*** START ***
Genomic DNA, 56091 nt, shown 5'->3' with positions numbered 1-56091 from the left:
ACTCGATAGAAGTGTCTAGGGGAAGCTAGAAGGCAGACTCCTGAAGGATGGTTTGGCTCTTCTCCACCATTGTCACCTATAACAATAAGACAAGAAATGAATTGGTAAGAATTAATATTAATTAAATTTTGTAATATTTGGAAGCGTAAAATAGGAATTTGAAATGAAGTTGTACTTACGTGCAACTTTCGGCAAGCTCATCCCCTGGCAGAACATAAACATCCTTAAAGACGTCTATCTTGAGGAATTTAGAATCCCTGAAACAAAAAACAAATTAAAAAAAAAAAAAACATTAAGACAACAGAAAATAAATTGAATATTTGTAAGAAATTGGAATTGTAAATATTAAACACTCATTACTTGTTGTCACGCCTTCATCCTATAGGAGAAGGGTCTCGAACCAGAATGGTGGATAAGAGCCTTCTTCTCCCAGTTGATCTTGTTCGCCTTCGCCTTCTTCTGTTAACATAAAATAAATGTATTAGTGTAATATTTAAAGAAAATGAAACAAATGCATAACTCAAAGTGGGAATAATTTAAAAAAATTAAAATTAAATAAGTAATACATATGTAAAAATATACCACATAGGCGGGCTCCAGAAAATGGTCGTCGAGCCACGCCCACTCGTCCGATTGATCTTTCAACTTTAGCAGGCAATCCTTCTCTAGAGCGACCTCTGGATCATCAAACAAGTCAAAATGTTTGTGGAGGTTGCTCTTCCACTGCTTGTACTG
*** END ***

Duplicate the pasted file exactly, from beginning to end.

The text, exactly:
Genomic DNA, 56091 nt, shown 5'->3' with positions numbered 1-56091 from the left:
ACTCGATAGAAGTGTCTAGGGGAAGCTAGAAGGCAGACTCCTGAAGGATGGTTTGGCTCTTCTCCACCATTGTCACCTATAACAATAAGACAAGAAATGAATTGGTAAGAATTAATATTAATTAAATTTTGTAATATTTGGAAGCGTAAAATAGGAATTTGAAATGAAGTTGTACTTACGTGCAACTTTCGGCAAGCTCATCCCCTGGCAGAACATAAACATCCTTAAAGACGTCTATCTTGAGGAATTTAGAATCCCTGAAACAAAAAACAAATTAAAAAAAAAAAAAACATTAAGACAACAGAAAATAAATTGAATATTTGTAAGAAATTGGAATTGTAAATATTAAACACTCATTACTTGTTGTCACGCCTTCATCCTATAGGAGAAGGGTCTCGAACCAGAATGGTGGATAAGAGCCTTCTTCTCCCAGTTGATCTTGTTCGCCTTCGCCTTCTTCTGTTAACATAAAATAAATGTATTAGTGTAATATTTAAAGAAAATGAAACAAATGCATAACTCAAAGTGGGAATAATTTAAAAAAATTAAAATTAAATAAGTAATACATATGTAAAAATATACCACATAGGCGGGCTCCAGAAAATGGTCGTCGAGCCACGCCCACTCGTCCGATTGATCTTTCAACTTTAGCAGGCAATCCTTCTCTAGAGCGACCTCTGGATCATCAAACAAGTCAAAATGTTTGTGGAGGTTGCTCTTCCACTGCTTGTACTG